In 2010, Chattanooga became the first U.S. city to offer inexpensive gigabit-speed internet to all of its residents. Since then, the Tennessean city's economy has flourished, entrepreneurial activity has spiked, and resources for startups have proliferated. These include the Company Lab, a nonprofit accelerator that hosts Chattanooga’s annual Startup Week, and the INCubator, a massive 127,000-square-foot complex currently housing 55 startups, including 3-D printed builder Branch Technology, which has $9.5 million in funding. Today, it ranks 25th in the country for net business creation. Entrepreneurs are also drawn to the area because of its big city culture and small town vibe, says Alexis Willis, director of small business and entrepreneurship at the Chattanooga Area Chamber of Commerce. “Hearing about Chattanooga's [high-speed] internet may have brought them here, but then they’re like, ‘I want to move my whole family here’ and they end up sticking around,” she says. --Cameron Albert-Deitch

According to the Executive Director of CO.LAB Marcus Shaw, the EPB Fiber Optic network turned a congenial city into one roaring for entrepreneurs. "The gig was the impetus for this next generation of entrepreneurship," Shaw said. "This modern era of entrepreneurship is less than 10 years old, and where we've come in 10 years is phenomenal."

CO.LAB works with startups, offering courses on the information and skills that help innovators breed success in new endeavors.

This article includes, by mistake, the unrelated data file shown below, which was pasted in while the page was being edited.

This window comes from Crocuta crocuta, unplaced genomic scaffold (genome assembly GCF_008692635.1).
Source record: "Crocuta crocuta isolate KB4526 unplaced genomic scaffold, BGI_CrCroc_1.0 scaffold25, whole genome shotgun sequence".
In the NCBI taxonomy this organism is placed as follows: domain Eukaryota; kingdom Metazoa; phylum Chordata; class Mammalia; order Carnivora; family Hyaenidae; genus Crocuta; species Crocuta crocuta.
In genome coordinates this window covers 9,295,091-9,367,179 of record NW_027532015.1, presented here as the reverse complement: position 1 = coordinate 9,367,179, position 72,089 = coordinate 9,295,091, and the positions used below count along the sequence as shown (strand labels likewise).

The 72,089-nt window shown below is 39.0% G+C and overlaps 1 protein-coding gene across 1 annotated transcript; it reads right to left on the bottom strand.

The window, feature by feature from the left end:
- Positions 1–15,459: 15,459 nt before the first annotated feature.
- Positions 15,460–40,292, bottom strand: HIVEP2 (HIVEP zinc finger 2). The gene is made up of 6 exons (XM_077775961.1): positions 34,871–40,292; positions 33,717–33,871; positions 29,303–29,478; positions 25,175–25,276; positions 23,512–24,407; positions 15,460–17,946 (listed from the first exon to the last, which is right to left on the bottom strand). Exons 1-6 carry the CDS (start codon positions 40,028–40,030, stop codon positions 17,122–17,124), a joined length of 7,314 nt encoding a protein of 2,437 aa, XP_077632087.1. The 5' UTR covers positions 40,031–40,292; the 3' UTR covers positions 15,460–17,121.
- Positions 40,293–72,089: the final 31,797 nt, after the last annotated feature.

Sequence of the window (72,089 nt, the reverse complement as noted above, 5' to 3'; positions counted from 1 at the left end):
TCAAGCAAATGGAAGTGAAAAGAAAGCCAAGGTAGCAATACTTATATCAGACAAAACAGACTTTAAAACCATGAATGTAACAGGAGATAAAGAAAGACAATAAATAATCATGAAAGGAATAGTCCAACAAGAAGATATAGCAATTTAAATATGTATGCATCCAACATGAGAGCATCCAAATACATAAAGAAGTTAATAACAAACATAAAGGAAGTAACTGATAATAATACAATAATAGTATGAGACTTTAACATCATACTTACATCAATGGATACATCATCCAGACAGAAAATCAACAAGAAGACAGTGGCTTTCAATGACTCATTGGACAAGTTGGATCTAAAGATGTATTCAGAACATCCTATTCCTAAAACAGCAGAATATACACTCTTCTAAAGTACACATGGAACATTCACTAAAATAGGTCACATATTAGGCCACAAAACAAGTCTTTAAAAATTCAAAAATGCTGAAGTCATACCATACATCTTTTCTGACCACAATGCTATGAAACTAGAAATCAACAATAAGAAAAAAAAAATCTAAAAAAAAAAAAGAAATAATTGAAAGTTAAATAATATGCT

Startup Genome looked at these factors when considering what cities made the list:

  • Job Creation
  • Population Growth
  • Net Business Creation
  • Rate of Entrepreneurship
  • Wage Growth
  • High-...
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Posted December 23, 2019 by Jess Del Fiacco

The Institute for Local Self-Reliance seeks a GIS and Data Visualization Intern to support ILSR’s Community Broadband Networks Initiative in Minneapolis, MN. We are looking for candidates that have a passion for policy and visualizing data. We work on a wide range of issues including universal Internet access, network neutrality, and municipal broadband. You will be working alongside the GIS and Data Visualization Researcher for the Community Broadband Networks Initiative with the opportunity to learn aspects of GIS and data analysis specific to a public policy setting.  We strongly value a diverse workforce and are committed to the principle of equal employment opportunity. ILSR promotes an environment free of discrimination and harassment and our Minneapolis office is located in a welcoming neighborhood. 

RESPONSIBILITIES:

  • Create informative maps using public databases
  • Compile statistics related to Internet access
  • Work creatively with the Community Broadband Networks Team to develop visual resources to educate policymakers and activists on issues around Internet access
  • Do ongoing research for longer reports and projects